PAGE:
All Saints' Flood (1304)

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The All Saints Day flood (German: Allerheiligenflut) of 1304[1] was a storm surge that hit the southwestern Baltic Sea coast on 1 November (All Saints' Day) that year. The region of Western Pomerania was particularly badly affected by the flooding. 271 lives were lost as a result of the flood.

Like most similar storm floods, it was created when water accumulated in the middle and northern Baltic as a result of several days of strong westerly winds, and then surged abruptly onto the Pomeranian coast when the wind suddenly shifted to the northeast. The All Saints Day flood resulted in substantial losses of land between the islands of Rügen and Usedom: for example, until 1304 there was a land bridge between the peninsula of Mönchgut on Rügen and the island of Ruden off Usedom. The Bay of Greifswald was probably still an inland lake and the present-day branch of the River Oder, the Peenestrom, flowed on through the Strelasund and did not discharge into the Baltic until the western end of the sound. In the 1304 storm flood, the southern part of the Mönchgut and most of Ruden was flooded. Whether further storm flooding was needed to finally turn drown the land under the water, is not known. The only losses recorded are those of two villages on Ruden that were drowned. The Bay of Greifswald was henceforth known as the "low country" (Landtief) or the "New Deep" (Neue Tief). 300 years later, only the ever-shrinking island of Ruden remained, along with the small island of North Ruden, which presumably sank beneath the waves in the 17th century. The remaining island is still less than 2 metres above the water for long stretches; the channel for the eastern approach to Stralsund has to be dredged to be kept free.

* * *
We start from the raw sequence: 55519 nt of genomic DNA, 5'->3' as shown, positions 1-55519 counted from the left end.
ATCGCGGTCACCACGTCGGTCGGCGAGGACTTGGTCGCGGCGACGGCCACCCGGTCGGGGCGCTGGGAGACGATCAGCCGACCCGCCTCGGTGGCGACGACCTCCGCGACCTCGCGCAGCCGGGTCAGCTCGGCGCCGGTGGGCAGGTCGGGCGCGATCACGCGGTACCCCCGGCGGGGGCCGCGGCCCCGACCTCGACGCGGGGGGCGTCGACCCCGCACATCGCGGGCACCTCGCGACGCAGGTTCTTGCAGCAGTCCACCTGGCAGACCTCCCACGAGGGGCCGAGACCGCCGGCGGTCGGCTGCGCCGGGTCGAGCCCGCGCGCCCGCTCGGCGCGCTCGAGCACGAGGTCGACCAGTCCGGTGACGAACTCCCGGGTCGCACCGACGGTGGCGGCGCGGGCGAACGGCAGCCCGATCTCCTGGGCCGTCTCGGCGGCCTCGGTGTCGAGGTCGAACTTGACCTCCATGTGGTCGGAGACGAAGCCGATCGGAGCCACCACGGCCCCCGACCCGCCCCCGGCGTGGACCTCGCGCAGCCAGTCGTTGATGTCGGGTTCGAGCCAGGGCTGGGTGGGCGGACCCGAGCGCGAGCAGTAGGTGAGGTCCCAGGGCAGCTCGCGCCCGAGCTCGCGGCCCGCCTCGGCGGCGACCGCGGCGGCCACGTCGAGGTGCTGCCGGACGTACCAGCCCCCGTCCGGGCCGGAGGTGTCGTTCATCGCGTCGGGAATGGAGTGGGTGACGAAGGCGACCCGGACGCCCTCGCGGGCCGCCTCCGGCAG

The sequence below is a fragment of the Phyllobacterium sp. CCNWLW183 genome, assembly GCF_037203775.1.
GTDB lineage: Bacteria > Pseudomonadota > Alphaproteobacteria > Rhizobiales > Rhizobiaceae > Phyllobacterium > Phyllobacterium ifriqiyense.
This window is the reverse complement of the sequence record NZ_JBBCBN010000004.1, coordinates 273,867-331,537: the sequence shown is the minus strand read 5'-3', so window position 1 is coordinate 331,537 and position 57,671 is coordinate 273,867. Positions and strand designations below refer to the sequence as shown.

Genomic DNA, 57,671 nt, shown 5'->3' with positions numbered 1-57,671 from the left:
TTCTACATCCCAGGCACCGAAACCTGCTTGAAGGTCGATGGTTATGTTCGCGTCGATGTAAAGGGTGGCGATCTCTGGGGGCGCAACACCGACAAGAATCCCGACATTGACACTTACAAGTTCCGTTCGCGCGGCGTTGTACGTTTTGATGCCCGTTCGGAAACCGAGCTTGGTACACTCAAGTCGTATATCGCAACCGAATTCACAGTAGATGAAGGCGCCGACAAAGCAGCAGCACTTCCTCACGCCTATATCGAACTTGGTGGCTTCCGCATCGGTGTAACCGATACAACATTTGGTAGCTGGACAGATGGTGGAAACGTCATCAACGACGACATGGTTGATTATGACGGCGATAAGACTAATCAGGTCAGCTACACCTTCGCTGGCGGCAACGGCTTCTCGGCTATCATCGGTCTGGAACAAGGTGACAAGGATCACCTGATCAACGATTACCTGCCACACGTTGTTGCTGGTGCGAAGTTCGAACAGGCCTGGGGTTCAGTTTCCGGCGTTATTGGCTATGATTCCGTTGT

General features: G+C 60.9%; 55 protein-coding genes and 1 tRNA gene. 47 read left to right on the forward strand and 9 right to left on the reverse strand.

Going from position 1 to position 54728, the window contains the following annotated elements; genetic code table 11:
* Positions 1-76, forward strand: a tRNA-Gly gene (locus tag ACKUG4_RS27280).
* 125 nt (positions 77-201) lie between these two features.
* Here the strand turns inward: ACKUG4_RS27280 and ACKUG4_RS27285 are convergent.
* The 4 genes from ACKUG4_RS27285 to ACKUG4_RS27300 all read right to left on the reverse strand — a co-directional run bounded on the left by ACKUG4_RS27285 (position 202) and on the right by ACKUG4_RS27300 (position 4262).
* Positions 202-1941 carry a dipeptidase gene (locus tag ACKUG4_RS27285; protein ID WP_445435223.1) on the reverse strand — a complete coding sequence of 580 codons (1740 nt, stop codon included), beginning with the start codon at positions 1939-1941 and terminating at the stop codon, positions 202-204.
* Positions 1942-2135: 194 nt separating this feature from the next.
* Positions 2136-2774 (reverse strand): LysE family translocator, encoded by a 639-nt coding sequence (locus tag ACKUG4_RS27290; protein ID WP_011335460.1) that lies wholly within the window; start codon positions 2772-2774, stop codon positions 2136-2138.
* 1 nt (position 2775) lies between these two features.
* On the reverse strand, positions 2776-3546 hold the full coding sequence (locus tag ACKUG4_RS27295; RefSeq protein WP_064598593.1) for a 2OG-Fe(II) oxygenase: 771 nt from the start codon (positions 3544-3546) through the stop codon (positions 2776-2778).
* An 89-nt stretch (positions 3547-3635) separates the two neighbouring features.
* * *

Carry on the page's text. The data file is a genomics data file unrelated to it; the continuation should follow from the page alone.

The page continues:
Other consequences of the All Saints Day flood have not been handed down, but it is also possible that it led to breaches to the Baltic Sea at Damerow on Usedom, at the Swine estuary and on the shores of the Prorer Wiek. These areas were almost uninhabited at the end of Middle Ages because of their infertility.

The Storm Flood on the Baltic Coast: The Holstein Village of Hafkrug on the Bay of Neutstadt During the Storm Flood. 1872 woodcut of a drawing by Karl Heynnach from a sketch by Karl Rettich.


  1. ^ Schreiber, Hermann and Georg (1962). Vanished Cities, pp. 18, 21, 23.


  • Friedrich-Wilhelm Dwars: Der angebliche Landzusammenhang zwischen Rügen und dem Ruden in historischer Zeit und die Entstehung der Einfahrten am Ostrand des Greifswalder Boddens. In: Gesellschaft für pommersche Geschichte und Altertumskunde (Hrsg): Baltische Studien. Neue Folge Bd. 45, von der Ropp, Hamburg 1958, pp. 9–26(urn:nbn:de:gbv:9-g-283795)